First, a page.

BreakingModern commentary — Like most children, I grew up in a house without a chimney or fireplace. This made the Santa myth, which relies on a child’s unawareness of the size of the earth and its population, immediately less credible. How did the jolly fat guy gain access to our home, I questioned my mother?
No answer. I could see the wheels turning.
“He couldn’t possibly fit down the flue? Could he?” I tried to help.
I opened the utility closet. The pipe from the central heater and air conditioning convection unit to the ceiling was about six inches in diameter. Santa ferret?
Mom gave up. (If this convo happened today, she could have ordered up a prevarication aid like Santa’s Magical House Key.)
Anyway, mom sat me down and confessed the truth: There’s no Santa, just a 10th-century Nordic myth. There was a reason, after all, that gifts labeled “From Santa” shared the same distinct handwriting as my mom’s.
When I tell this story to friends who are parents, they react with horror. “How awful! She deprived you of your imagination! Didn’t she want you to enjoy your childhood?” That point of view is represented by a 2010 essay in the San Francisco Chronicle: “All these childhood myths serve a brilliant purpose: a gentle way for kids to learn well-intended parents are not always reliable sources of truth.”
A 2012 Slate piece argues that not every lie is created equal: “First: Let go of any guilt you have about duping your kids. Santa belongs in the ‘good lie’ pile because parents invoke him for their kids’ sake; bad lies are the ones parents use to deflect blame or avoid responsibility — we can’t go to the playground today because it’s closed, when really, you’re just too lazy to get off the couch.”
I come down on the exact opposite side: A lie is a lie is a lie.
My mother’s decision to tell the truth about the Christmas myth is something for which I will be grateful my entire life. It certainly doesn’t seem to have negatively impacted my imagination: I’m a successful cartoonist and an excellent storyteller. But it did establish at an early age that I could count on my mother to tell me the unvarnished, honest truth. I knew, for many years following that incident that I could count upon her for a no-bullshit view of the world. It strengthened my trust in her, and therefore my love for her. It was definitely a win-win.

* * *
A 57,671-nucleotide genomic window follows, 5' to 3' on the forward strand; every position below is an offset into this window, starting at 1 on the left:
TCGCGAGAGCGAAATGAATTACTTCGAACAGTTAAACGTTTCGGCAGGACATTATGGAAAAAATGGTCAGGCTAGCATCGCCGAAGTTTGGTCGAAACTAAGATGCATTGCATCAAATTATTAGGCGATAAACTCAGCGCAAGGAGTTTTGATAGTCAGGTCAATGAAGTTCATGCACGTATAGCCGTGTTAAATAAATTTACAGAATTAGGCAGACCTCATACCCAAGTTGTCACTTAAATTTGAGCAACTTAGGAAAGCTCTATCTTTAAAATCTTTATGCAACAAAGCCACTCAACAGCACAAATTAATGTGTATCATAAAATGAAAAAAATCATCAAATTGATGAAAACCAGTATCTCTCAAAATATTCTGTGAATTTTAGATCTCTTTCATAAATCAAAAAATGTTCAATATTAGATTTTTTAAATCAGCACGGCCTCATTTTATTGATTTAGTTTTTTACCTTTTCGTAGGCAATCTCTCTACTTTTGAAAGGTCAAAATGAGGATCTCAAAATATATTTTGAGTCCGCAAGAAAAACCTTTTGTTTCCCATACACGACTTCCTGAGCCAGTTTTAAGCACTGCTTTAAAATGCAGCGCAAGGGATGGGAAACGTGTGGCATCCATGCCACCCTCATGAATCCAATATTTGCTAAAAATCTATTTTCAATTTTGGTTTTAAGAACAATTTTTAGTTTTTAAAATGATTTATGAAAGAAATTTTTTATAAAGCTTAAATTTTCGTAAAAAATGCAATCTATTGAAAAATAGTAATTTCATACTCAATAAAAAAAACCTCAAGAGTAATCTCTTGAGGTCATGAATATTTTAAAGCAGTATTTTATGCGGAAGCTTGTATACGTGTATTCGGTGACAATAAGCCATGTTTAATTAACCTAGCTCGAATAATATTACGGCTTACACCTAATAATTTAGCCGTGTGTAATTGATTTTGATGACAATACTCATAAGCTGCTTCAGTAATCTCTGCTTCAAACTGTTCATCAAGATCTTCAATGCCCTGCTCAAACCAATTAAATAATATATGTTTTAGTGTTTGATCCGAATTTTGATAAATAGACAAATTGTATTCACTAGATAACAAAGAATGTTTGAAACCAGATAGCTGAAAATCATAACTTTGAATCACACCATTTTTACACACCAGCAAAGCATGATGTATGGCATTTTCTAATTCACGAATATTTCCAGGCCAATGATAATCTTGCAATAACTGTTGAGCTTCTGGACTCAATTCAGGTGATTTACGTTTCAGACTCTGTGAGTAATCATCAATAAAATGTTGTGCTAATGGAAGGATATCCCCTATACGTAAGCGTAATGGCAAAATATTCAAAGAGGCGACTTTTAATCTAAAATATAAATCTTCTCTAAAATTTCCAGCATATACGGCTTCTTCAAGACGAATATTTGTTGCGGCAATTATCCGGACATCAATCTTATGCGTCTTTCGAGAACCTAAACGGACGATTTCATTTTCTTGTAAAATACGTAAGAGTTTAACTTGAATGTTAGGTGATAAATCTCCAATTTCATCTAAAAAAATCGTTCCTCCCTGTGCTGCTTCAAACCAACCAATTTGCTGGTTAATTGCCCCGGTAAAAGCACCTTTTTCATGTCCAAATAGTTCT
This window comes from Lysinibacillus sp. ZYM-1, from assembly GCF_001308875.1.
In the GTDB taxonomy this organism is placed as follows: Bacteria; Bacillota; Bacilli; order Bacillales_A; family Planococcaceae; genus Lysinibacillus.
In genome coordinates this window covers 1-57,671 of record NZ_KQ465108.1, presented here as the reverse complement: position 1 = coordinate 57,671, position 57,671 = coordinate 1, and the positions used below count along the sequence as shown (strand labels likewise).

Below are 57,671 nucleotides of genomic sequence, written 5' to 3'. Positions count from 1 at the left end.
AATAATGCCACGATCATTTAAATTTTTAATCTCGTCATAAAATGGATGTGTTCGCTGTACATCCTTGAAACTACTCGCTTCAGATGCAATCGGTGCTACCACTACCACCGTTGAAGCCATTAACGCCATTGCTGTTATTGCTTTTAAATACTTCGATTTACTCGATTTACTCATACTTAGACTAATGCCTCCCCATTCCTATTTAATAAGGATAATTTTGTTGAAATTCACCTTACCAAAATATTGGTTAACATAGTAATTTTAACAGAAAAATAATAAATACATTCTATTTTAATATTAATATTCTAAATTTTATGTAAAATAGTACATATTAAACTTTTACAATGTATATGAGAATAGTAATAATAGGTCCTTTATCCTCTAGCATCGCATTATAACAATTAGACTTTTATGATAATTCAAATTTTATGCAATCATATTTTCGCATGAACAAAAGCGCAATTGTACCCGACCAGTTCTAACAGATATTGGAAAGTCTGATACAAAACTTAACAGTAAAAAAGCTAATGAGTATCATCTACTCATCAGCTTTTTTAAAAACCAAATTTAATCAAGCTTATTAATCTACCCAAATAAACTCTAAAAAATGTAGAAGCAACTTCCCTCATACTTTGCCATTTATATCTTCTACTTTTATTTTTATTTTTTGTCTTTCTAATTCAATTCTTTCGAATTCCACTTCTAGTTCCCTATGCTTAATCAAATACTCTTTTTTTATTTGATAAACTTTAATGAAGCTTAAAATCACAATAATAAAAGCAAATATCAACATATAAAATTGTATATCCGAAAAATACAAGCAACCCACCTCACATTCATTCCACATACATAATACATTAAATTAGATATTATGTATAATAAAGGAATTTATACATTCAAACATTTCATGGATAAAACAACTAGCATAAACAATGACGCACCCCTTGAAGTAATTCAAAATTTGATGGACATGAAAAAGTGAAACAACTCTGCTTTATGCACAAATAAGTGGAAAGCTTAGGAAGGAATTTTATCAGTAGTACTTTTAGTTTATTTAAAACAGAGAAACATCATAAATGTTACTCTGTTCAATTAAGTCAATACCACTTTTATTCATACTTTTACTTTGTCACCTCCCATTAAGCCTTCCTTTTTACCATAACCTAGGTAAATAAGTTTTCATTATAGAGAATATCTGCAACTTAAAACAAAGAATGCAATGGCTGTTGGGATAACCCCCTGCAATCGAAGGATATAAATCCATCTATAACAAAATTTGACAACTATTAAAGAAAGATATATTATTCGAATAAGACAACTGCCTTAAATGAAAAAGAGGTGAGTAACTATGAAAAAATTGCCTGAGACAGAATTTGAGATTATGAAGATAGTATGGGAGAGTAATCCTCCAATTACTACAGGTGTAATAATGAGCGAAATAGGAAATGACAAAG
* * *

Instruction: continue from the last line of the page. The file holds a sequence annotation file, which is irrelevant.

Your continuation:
While other parents kept lying to their elementary-school-aged and even older children, especially about sex, my mother replied to my question about the birds and the bees by taking down her college biology book and showing what went in where and what happened after that.
Don’t get me wrong. My mother and I didn’t have a perfect relationship. Breaches of faith opened up between us. Mostly, however, this occurred not when my mom tried to protect me from some kind of unpleasant truth, but when she tried to bullshit me.
Never lie to someone unless you are sure you will get away with it.
Then there’s the trust issue. If your kids don’t trust you, they are less likely to confide in you about the crises they experience as teens.
You don’t need to be a psychologist specializing in early childhood to know that trust creates the strongest bond between humans. Whether it’s a friend or a parent, think about it: As an adult, you believe in people whom you can count upon to give it to you straight.
Children aren’t stupider than adults. They’re certainly more observant. Don’t insult their intelligence.
And don’t worry about stifling their imagination.
“The Santa Lie … does not actually promote imagination or imaginative play,” William Irwin and David Kyle Johnson write in Psychology Today. “Imagination involves pretending, and to pretend that something exists, one has to believe that thing doesn’t exist. Does the Christian “imagine” that Jesus rose from the dead? Does the Muslim “imagine” that Muhammed rode his horse Al Boraq at lightning speed from Mecca to Jerusalem and then ascended into Heaven? Of course not; they believe these things are true.
Tricking a child into literally believing that Santa exists doesn’t encourage imagination, it actually stifles it. If you really want to encourage imagination in your children, tell them that Santa doesn’t exist, but that you are going to pretend like he does anyway on Christmas morning.
This Christmas season, don’t give into the temptation of signing off on a ridiculously transparent lie that will begin to undermine your relationship with your child. Tell her the truth. She can take it. She’ll love you more for it.
Header image: Portrait of Santa Claus, by Thomas Nast, Published in Harper’s Weekly, 1881. Photo image obtained/rendered by Gwillhickers. Wikimedia Commons, public domain.